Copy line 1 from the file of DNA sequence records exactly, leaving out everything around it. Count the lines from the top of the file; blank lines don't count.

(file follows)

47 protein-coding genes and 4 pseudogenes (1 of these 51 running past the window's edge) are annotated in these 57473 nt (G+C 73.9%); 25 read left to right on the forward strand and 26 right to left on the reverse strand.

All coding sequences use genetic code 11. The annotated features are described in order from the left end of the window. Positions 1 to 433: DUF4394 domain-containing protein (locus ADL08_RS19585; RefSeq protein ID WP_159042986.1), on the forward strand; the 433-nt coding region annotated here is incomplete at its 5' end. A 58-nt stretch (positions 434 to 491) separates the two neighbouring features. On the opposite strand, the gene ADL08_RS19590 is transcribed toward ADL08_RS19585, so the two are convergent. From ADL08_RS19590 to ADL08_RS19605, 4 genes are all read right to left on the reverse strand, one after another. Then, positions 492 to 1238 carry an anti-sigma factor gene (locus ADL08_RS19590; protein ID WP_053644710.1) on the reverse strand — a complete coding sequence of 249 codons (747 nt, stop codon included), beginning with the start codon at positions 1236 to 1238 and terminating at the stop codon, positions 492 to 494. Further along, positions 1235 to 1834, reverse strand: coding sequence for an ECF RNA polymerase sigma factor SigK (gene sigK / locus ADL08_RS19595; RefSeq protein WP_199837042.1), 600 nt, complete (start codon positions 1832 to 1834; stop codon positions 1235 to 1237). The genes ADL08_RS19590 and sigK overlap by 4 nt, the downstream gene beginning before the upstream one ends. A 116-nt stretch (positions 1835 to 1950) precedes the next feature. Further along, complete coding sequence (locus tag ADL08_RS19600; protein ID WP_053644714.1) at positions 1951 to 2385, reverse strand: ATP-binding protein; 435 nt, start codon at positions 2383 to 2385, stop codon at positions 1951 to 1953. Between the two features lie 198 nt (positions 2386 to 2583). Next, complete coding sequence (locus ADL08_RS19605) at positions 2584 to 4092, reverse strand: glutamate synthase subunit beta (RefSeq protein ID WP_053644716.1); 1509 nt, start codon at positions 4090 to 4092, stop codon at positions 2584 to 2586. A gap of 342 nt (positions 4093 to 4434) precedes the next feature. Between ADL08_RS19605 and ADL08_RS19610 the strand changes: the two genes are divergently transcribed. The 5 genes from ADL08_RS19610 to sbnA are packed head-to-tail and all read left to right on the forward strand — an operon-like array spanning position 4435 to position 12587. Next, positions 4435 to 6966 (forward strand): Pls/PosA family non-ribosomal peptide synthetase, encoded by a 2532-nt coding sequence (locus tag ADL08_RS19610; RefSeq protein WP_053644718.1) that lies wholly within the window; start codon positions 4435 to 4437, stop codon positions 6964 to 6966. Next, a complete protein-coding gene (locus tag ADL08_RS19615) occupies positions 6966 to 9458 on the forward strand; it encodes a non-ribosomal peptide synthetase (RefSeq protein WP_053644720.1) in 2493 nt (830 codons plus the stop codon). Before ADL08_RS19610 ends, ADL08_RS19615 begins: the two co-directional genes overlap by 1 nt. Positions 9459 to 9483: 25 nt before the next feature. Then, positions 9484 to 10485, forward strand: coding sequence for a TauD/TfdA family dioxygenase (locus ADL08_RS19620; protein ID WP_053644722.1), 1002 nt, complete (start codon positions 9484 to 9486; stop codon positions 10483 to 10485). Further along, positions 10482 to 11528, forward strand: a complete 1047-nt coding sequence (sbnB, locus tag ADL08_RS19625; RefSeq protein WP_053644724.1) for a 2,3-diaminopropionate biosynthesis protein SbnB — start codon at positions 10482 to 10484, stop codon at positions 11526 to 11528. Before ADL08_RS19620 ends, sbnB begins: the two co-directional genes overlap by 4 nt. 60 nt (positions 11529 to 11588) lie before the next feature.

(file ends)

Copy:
47 protein-coding genes and 4 pseudogenes (1 of these 51 running past the window's edge) are annotated in these 57473 nt (G+C 73.9%); 25 read left to right on the forward strand and 26 right to left on the reverse strand.